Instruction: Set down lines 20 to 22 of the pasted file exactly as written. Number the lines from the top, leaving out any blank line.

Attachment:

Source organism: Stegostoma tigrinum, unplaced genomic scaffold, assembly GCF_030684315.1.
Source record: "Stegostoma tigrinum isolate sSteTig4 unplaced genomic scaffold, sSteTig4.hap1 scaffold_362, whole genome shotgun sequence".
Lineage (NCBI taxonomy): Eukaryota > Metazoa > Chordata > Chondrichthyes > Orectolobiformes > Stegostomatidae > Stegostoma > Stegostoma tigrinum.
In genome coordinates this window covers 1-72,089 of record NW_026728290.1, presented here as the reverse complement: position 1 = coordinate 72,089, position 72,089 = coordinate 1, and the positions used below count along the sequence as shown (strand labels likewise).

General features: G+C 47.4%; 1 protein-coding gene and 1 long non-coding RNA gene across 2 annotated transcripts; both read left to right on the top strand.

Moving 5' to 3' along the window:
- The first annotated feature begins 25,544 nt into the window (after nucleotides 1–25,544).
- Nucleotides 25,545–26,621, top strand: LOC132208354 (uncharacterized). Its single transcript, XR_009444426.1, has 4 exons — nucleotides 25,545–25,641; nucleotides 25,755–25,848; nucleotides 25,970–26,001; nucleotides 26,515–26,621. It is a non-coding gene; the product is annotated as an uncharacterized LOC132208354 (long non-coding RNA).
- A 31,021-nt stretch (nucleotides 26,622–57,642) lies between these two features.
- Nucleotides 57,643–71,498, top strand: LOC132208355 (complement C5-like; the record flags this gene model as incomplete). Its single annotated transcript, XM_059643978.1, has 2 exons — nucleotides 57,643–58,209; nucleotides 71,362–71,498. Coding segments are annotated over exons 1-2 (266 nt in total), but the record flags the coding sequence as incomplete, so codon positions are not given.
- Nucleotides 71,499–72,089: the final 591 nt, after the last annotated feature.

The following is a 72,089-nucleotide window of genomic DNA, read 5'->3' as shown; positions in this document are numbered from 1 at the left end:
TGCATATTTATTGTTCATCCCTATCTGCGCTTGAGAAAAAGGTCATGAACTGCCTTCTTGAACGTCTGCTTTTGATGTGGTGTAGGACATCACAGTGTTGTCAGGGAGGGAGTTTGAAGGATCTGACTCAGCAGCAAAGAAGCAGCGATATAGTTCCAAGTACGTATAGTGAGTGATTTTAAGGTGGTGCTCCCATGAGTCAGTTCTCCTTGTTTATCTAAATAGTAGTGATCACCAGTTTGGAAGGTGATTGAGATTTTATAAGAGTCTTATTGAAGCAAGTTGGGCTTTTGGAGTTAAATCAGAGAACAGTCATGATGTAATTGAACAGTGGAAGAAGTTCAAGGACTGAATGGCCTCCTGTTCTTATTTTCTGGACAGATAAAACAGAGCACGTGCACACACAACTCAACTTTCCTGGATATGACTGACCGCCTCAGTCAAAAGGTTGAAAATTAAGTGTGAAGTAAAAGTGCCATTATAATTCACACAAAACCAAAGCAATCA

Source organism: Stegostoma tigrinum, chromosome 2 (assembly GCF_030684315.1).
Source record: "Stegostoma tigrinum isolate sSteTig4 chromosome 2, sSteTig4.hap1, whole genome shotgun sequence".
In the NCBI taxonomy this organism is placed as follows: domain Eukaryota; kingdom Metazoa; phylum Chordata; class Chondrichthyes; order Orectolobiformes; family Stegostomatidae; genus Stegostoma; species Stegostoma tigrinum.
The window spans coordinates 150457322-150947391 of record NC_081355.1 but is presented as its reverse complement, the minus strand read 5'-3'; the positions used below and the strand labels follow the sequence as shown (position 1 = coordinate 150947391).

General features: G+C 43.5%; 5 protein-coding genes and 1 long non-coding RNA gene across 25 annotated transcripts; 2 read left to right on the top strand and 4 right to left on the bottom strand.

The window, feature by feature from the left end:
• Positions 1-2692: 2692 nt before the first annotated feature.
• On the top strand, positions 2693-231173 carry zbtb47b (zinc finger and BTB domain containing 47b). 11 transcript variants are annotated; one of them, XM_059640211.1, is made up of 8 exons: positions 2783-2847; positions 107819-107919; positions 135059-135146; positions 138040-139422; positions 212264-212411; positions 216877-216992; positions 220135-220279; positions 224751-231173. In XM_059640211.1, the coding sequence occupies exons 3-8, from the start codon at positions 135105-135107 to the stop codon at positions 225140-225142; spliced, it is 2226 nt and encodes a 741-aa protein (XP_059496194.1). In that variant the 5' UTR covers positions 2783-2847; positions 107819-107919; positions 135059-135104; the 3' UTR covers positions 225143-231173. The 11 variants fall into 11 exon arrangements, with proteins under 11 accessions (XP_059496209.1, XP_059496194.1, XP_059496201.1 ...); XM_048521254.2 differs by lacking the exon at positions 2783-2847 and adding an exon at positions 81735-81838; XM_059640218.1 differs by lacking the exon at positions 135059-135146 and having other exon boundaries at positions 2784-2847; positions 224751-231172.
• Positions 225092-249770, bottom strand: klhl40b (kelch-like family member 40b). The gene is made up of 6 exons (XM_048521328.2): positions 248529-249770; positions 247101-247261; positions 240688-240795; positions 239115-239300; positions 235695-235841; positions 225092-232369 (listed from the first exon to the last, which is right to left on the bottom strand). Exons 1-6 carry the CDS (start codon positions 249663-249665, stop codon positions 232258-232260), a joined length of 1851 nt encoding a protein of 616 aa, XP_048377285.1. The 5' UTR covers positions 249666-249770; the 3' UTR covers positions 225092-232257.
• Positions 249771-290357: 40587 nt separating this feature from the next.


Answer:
• Positions 1-2692: 2692 nt before the first annotated feature.
• On the top strand, positions 2693-231173 carry zbtb47b (zinc finger and BTB domain containing 47b). 11 transcript variants are annotated; one of them, XM_059640211.1, is made up of 8 exons: positions 2783-2847; positions 107819-107919; positions 135059-135146; positions 138040-139422; positions 212264-212411; positions 216877-216992; positions 220135-220279; positions 224751-231173. In XM_059640211.1, the coding sequence occupies exons 3-8, from the start codon at positions 135105-135107 to the stop codon at positions 225140-225142; spliced, it is 2226 nt and encodes a 741-aa protein (XP_059496194.1). In that variant the 5' UTR covers positions 2783-2847; positions 107819-107919; positions 135059-135104; the 3' UTR covers positions 225143-231173. The 11 variants fall into 11 exon arrangements, with proteins under 11 accessions (XP_059496209.1, XP_059496194.1, XP_059496201.1 ...); XM_048521254.2 differs by lacking the exon at positions 2783-2847 and adding an exon at positions 81735-81838; XM_059640218.1 differs by lacking the exon at positions 135059-135146 and having other exon boundaries at positions 2784-2847; positions 224751-231172.
• Positions 225092-249770, bottom strand: klhl40b (kelch-like family member 40b). The gene is made up of 6 exons (XM_048521328.2): positions 248529-249770; positions 247101-247261; positions 240688-240795; positions 239115-239300; positions 235695-235841; positions 225092-232369 (listed from the first exon to the last, which is right to left on the bottom strand). Exons 1-6 carry the CDS (start codon positions 249663-249665, stop codon positions 232258-232260), a joined length of 1851 nt encoding a protein of 616 aa, XP_048377285.1. The 5' UTR covers positions 249666-249770; the 3' UTR covers positions 225092-232257.